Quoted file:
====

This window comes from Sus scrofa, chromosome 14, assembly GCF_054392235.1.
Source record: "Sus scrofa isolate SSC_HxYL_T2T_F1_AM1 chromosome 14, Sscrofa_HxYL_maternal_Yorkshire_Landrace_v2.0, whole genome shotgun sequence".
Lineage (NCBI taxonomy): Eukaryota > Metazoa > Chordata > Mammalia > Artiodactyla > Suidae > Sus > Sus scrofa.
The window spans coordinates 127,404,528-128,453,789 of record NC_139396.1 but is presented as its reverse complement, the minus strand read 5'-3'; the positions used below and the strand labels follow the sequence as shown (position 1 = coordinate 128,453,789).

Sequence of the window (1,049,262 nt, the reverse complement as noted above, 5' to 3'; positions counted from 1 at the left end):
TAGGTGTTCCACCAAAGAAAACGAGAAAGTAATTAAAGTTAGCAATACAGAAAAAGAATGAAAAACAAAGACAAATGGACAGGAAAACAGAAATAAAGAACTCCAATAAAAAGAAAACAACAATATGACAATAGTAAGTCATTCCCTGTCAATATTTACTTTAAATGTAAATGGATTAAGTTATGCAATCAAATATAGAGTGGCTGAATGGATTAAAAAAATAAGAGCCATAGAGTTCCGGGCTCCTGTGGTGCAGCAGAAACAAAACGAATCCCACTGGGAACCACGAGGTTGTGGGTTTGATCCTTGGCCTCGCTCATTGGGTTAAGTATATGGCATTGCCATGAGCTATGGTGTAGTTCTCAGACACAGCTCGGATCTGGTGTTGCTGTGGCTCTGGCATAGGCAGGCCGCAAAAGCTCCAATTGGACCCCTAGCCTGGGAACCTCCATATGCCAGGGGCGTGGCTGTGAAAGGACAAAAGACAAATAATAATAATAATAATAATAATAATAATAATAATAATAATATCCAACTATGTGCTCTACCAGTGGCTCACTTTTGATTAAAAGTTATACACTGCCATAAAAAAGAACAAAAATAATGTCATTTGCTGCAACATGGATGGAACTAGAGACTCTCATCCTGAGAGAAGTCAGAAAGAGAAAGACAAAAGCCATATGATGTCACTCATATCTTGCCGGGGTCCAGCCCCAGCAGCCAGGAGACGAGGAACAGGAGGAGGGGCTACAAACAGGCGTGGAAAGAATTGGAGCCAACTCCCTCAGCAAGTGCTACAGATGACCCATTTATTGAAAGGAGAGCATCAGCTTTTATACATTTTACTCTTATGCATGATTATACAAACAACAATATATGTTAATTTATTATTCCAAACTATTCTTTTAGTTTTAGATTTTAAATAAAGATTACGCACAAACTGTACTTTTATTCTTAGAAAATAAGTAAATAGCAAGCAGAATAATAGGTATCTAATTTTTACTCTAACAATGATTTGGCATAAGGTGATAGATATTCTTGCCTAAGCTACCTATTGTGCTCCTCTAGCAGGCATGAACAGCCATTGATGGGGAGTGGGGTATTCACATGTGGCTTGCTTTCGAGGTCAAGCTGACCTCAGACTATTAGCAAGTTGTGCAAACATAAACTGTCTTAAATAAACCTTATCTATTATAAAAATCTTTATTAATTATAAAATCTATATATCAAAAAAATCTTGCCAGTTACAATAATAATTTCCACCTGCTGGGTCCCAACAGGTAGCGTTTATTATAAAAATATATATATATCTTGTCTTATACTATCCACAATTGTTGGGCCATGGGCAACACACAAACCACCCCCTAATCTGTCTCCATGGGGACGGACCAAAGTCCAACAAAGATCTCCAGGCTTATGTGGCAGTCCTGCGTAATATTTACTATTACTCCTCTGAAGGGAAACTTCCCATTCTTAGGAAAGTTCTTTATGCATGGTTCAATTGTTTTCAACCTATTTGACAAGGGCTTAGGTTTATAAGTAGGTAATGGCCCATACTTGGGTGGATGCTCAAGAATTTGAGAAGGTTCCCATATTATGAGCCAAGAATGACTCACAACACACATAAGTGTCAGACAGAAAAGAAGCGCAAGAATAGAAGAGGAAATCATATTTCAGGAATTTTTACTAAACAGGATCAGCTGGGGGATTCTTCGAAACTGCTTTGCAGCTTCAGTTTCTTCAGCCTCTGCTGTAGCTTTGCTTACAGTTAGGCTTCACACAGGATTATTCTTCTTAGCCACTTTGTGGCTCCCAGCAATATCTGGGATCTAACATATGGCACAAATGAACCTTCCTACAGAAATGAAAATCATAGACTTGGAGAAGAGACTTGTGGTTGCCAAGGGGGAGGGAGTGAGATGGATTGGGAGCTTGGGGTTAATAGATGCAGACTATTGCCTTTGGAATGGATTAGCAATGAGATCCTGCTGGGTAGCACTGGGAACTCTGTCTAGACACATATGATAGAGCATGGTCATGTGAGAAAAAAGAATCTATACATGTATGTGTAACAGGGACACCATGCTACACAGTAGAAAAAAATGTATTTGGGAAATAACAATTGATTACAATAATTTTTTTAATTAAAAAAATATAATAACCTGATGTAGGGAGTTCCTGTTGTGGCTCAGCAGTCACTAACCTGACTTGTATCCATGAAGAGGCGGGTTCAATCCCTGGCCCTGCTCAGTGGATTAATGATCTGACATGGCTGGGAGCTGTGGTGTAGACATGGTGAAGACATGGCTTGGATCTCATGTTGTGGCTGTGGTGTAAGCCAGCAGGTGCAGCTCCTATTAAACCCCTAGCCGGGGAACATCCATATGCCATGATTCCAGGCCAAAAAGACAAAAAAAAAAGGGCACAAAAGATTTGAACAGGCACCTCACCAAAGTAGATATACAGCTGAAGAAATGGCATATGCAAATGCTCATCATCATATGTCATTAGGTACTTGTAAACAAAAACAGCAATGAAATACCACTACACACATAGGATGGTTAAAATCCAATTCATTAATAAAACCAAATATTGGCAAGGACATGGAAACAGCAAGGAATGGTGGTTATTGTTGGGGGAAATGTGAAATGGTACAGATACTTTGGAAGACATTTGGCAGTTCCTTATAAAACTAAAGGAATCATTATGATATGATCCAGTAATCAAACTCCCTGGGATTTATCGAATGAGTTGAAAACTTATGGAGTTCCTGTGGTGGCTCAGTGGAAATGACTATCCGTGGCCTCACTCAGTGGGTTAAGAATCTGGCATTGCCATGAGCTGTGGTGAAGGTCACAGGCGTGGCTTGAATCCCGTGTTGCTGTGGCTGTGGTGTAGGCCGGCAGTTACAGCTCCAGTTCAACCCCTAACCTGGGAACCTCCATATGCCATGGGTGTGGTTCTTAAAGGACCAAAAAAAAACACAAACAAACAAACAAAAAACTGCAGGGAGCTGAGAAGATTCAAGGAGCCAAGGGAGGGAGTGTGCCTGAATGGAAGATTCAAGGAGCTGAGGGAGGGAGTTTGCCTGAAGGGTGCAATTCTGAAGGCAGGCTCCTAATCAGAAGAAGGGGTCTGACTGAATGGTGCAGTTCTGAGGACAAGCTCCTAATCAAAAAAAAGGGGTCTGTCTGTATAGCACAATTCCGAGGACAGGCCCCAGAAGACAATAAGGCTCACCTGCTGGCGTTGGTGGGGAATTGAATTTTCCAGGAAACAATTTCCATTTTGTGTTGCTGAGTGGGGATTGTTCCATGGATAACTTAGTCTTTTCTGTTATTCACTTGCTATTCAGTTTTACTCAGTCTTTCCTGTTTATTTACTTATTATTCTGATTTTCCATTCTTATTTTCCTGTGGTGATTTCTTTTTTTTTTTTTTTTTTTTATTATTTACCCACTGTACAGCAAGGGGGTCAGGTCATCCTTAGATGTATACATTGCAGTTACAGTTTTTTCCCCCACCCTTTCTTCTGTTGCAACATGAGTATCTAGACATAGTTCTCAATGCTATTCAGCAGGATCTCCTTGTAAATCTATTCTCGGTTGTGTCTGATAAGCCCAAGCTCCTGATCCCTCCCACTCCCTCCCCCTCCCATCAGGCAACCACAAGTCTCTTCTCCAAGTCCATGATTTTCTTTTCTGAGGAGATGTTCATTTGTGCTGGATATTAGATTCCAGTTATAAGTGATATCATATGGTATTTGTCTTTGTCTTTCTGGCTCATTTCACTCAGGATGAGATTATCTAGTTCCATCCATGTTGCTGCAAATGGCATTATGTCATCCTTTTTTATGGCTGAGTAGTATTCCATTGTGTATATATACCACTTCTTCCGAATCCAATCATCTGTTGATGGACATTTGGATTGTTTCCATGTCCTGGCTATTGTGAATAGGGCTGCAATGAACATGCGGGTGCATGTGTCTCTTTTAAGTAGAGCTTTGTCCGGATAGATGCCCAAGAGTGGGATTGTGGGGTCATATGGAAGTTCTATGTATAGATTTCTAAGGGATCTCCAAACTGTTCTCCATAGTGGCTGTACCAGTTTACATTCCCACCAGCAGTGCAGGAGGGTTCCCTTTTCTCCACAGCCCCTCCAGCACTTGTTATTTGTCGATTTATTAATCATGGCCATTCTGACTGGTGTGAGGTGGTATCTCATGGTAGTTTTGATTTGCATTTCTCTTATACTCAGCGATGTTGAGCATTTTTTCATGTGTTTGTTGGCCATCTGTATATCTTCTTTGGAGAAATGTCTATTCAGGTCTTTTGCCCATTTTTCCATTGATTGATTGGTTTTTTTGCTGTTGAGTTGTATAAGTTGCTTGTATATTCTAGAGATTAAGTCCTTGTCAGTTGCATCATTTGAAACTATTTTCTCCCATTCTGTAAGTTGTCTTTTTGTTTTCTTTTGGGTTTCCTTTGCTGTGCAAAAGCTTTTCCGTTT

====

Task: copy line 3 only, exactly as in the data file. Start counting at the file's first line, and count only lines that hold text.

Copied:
Lineage (NCBI taxonomy): Eukaryota > Metazoa > Chordata > Mammalia > Artiodactyla > Suidae > Sus > Sus scrofa.